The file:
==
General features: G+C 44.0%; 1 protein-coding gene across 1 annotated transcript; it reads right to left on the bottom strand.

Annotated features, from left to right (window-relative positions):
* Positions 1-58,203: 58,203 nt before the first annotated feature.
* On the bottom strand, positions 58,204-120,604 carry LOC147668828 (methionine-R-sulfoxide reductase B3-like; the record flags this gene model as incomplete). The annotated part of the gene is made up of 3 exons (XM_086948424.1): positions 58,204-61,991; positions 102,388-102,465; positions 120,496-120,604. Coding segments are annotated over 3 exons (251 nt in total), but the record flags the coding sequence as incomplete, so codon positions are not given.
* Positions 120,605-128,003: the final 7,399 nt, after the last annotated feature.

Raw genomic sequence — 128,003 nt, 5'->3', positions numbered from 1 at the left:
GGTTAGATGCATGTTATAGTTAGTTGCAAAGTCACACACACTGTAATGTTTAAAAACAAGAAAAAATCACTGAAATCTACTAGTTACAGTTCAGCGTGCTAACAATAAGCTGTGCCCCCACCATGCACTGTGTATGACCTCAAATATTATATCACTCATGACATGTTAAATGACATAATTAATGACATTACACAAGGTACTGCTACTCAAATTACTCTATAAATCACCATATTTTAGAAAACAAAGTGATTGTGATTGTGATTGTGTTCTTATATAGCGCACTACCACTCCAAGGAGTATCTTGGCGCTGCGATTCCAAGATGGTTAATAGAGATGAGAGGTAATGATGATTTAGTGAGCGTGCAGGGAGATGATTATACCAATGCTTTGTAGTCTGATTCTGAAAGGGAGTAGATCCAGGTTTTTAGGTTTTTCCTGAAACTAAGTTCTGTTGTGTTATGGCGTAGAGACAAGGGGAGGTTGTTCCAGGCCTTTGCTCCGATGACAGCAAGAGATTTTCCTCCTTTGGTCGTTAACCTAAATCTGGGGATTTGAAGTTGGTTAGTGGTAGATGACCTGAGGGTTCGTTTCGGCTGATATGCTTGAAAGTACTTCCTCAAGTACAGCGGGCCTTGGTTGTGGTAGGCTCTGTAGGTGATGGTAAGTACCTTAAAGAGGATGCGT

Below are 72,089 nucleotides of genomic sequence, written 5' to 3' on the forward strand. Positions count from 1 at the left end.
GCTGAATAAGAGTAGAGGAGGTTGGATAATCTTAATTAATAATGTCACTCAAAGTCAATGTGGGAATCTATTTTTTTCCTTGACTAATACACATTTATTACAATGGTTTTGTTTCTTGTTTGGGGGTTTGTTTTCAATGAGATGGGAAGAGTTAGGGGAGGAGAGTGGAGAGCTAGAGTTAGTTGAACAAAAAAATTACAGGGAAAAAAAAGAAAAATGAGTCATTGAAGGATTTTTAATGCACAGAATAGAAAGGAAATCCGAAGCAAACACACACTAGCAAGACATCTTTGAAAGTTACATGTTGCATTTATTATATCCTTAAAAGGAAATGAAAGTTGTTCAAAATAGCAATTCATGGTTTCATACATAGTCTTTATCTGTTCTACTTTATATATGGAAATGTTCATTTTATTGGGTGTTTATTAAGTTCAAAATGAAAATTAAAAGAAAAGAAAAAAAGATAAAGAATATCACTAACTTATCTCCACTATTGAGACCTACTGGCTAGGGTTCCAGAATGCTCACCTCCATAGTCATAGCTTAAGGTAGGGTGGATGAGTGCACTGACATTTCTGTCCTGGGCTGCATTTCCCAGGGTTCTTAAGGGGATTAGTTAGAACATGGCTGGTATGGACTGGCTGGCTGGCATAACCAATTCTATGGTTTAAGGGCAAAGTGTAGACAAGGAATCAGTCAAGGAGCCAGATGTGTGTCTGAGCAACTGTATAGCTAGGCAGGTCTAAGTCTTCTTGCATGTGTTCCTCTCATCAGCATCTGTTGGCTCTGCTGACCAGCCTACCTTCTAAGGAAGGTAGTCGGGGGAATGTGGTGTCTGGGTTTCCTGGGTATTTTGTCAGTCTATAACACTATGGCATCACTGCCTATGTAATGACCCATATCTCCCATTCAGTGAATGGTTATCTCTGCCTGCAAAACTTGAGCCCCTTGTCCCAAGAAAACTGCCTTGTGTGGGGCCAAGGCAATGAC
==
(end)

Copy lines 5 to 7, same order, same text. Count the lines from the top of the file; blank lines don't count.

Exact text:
* Positions 120,605-128,003: the final 7,399 nt, after the last annotated feature.

Raw genomic sequence — 128,003 nt, 5'->3', positions numbered from 1 at the left:
GGTTAGATGCATGTTATAGTTAGTTGCAAAGTCACACACACTGTAATGTTTAAAAACAAGAAAAAATCACTGAAATCTACTAGTTACAGTTCAGCGTGCTAACAATAAGCTGTGCCCCCACCATGCACTGTGTATGACCTCAAATATTATATCACTCATGACATGTTAAATGACATAATTAATGACATTACACAAGGTACTGCTACTCAAATTACTCTATAAATCACCATATTTTAGAAAACAAAGTGATTGTGATTGTGATTGTGTTCTTATATAGCGCACTACCACTCCAAGGAGTATCTTGGCGCTGCGATTCCAAGATGGTTAATAGAGATGAGAGGTAATGATGATTTAGTGAGCGTGCAGGGAGATGATTATACCAATGCTTTGTAGTCTGATTCTGAAAGGGAGTAGATCCAGGTTTTTAGGTTTTTCCTGAAACTAAGTTCTGTTGTGTTATGGCGTAGAGACAAGGGGAGGTTGTTCCAGGCCTTTGCTCCGATGACAGCAAGAGATTTTCCTCCTTTGGTCGTTAACCTAAATCTGGGGATTTGAAGTTGGTTAGTGGTAGATGACCTGAGGGTTCGTTTCGGCTGATATGCTTGAAAGTACTTCCTCAAGTACAGCGGGCCTTGGTTGTGGTAGGCTCTGTAGGTGATGGTAAGTACCTTAAAGAGGATGCGT